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About Seaweed Audio

Why Fathom?

Seaweed Audio was started in January of 2014 in order to create a new fully modular software synthesizer that meets the demands of today’s electronic musicians and producers.

As a musician myself, I’ve used many great software synthesizers over the last few years, but I often found myself running up against limitations built into their architecture as well as problems with audio quality.

Electronic music is now demanding more out of a software synthesizer in terms of versatility and audio quality, especially in the areas of modulation and original waveform development. 

Despite the staggering number of synths now available, I found that very few of them were truly modular, or could provide professional studio sound quality, and virtually none of them provided any serious tools for original waveform development.

Fathom was created to address these demands, and is well on its way to becoming the perfect tool for musicians who want to create completely original waveforms.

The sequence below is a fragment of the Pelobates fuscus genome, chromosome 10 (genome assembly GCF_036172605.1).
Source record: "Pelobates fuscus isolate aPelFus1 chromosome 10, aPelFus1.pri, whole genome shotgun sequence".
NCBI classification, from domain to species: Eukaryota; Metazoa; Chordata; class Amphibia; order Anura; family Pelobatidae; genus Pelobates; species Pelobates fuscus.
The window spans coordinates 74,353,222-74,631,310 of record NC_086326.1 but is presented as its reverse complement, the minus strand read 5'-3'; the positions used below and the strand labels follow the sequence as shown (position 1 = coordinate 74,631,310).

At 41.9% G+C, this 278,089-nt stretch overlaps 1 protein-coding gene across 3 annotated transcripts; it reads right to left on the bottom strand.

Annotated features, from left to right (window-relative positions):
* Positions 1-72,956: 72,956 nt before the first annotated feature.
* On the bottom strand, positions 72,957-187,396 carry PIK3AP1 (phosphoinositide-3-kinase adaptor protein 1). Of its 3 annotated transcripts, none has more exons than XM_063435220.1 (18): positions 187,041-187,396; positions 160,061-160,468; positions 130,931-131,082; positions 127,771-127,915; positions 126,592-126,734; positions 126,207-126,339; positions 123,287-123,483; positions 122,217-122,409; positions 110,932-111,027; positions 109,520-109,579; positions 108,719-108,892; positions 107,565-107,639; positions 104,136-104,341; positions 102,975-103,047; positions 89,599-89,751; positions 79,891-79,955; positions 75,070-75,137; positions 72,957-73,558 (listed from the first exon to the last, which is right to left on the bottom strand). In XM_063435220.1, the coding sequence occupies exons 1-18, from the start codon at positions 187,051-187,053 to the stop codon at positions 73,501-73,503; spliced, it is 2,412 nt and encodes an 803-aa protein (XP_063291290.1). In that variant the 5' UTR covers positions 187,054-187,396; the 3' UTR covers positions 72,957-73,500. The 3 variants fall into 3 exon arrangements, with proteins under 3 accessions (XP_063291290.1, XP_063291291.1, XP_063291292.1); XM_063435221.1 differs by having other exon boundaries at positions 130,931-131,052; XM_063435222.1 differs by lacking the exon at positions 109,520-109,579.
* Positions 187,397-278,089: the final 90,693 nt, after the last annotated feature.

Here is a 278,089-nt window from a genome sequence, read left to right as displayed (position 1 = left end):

A Message from The Founder

Everett Sellner

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I began studying classical piano at age five and started programming in high school in 1982 on a Commodore Pet using DOS BASIC.

I graduated in 1989 from Virginia Tech with a B.S in Electrical Engineering. My first job out of college was at Nortel debugging embedded firmware for central office phone switches. 

In 1997 I attended the Los Angeles Recording School and graduated with a technical degree in Audio Engineering.

During the following year I worked in several major L.A. recording studios, including Ocean Way on Sunset Blvd, Record One and Rumbo Recorders in North Hollywood. 

Some of the bands I worked with at the time as a runner included the Rolling Stones, Neil Young, Green Day and the famous producers Jack Joseph Puig and Ry Cooder. 

Between 1998 and 2001 I wrote embedded firmware for electronic keyboards at Ensoniq. 

Since then I spent most of my time back in Los Angeles working in medical device software, which included mostly C++ and C# development for wireless communication protocols and user interface design for medical programmers. 

In January of 2014 I started designing Fathom which took three years to develop prior to its first release in April of 2017.